Tracking the Spread of the Virus (Contact Tracing)

It is possible that the FDOH may contact you. It’s important that you speak with a contact tracer if you have had potential exposure to COVID-19.  The Florida Department of Health urges all Floridians to answer calls from (833) 917-2880, (833) 443-5364 and (850) 583-2419  as this is part of Florida’s contact tracing effort.

All public health professionals who conduct contact tracing are highly trained in confidentiality. When they talk to people who have been in contact with a patient, they do not share any information about that person under any circumstance.

The Department’s COVID-19 contact tracing fact sheet is a great source of information about how contact tracing works. The Centers for Disease Control and Prevention also provides in-depth information about the principles and importance of contact tracing.

For contact tracing to be most effective, it should be carried out as soon after diagnosis as possible. If you have tested positive for COVID-19, you will likely be contacted quickly by a public health professional to initiate contact tracing. It is important to remember, though, that not being contacted for contact tracing does not mean you did not test positive or that you cannot transmit COVID-19. Proper precautions, such as social distancing, regular hand washing, and wearing a mask, should still be taken.

Many communicable diseases, including COVID-19, can be spread by people who do not appear to be sick. Since these people feel well, they are unlikely to get tested and may not know they are carrying a virus. Contact tracing can help public health officials learn who these asymptomatic carriers are so they can be informed about appropriate prevention measures, to include testing and self-isolation. This helps keep disease at bay.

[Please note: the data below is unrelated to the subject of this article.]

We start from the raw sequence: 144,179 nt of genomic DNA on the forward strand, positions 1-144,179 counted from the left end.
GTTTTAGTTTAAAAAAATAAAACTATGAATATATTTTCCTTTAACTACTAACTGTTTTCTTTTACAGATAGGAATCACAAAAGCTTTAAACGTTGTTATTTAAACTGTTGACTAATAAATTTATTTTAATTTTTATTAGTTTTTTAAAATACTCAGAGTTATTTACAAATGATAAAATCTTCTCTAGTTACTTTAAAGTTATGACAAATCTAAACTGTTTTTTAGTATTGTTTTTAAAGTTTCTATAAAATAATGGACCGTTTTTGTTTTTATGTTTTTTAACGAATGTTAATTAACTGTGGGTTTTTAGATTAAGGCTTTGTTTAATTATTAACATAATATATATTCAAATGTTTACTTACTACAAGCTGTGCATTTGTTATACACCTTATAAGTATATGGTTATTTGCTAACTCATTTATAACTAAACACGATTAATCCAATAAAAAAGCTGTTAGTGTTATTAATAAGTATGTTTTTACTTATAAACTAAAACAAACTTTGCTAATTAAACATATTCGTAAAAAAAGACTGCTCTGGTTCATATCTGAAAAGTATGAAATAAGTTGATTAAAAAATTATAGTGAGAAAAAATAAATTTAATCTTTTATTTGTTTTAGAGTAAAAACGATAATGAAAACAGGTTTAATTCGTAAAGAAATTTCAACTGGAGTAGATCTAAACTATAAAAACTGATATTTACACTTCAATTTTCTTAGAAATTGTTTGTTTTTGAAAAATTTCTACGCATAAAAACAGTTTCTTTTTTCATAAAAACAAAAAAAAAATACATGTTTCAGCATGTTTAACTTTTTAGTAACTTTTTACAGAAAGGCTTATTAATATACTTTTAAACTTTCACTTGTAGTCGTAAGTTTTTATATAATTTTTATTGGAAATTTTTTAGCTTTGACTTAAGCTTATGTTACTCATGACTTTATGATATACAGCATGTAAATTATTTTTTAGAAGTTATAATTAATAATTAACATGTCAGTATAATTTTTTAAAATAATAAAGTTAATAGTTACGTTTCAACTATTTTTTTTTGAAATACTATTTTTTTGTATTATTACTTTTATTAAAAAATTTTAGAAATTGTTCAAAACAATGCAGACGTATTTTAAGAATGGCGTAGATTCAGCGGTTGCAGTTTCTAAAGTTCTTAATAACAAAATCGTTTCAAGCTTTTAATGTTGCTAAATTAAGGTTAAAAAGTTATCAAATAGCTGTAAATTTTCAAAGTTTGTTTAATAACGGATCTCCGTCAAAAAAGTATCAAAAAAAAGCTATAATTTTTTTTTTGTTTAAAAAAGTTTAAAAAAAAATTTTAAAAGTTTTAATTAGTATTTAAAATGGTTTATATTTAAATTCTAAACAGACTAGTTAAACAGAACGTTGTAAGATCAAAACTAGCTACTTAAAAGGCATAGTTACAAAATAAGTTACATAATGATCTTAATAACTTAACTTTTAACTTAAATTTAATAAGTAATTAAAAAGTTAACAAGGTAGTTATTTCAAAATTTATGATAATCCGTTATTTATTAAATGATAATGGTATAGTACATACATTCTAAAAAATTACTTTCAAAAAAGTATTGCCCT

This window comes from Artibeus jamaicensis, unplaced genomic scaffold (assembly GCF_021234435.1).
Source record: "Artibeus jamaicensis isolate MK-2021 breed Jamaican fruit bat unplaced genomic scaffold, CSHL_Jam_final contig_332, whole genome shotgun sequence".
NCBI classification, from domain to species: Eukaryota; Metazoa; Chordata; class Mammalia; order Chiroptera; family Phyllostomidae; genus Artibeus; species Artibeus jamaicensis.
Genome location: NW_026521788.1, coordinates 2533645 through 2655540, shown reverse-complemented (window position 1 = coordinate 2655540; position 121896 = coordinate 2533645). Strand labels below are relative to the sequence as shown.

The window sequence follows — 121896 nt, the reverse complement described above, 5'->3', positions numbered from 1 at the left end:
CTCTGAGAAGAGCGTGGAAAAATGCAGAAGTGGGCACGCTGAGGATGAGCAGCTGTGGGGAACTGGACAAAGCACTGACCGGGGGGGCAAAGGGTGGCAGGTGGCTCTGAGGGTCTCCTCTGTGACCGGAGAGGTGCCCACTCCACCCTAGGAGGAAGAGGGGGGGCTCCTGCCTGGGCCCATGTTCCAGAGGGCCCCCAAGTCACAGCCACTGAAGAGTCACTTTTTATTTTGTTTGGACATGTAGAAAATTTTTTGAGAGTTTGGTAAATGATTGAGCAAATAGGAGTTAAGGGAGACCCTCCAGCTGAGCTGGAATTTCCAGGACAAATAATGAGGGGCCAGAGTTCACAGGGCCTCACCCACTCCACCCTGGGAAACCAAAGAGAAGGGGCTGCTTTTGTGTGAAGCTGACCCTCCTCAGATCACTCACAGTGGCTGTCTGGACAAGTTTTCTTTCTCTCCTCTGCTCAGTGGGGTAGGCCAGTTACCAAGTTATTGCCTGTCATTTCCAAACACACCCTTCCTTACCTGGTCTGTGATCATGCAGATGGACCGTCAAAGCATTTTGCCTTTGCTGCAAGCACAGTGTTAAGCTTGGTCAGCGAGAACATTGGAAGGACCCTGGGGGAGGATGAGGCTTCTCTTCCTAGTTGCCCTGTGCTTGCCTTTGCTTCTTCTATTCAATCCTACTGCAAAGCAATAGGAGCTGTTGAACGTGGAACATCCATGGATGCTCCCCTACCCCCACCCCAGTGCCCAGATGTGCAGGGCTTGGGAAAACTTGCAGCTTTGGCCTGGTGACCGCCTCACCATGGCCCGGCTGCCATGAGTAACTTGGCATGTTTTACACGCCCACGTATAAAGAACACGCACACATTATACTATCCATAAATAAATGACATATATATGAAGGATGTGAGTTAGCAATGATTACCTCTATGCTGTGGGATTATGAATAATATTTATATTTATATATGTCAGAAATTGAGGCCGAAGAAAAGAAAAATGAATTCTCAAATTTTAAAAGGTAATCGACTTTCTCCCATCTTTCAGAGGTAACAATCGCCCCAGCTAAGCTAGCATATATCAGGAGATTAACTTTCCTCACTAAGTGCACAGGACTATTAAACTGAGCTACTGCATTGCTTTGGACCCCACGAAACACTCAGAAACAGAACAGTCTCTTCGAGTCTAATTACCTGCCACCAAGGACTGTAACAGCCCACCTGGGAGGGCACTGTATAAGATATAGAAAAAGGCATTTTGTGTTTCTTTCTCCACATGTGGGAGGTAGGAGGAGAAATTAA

When a person tests positive for a disease or condition, a public health case investigator will work with the patient to create a list of people they’ve been in contact with during a given time frame. The contact tracing expert then contacts each of those people so that they can take appropriate precautions (getting tested, self-isolation, monitor for symptoms, etc.) and, in turn, create a list of people they’ve been in contact with as necessary. By using this strategy, public health professionals can get ahead of infectious diseases and prevent further spread.

Contact tracing is done by specially trained public health professionals. In general, these trained staff study patterns and causes of diseases in humans. Public health professionals tasked with contact tracing are experts in protecting client confidentiality, counseling, cultural competency, and more.

Contact tracing is a disease control measure. Public health professionals work with patients to develop a list of everyone they have been in close contact with during a certain period. The staff will then contact those people to let them know about their possible exposure so that they can take proper precautions.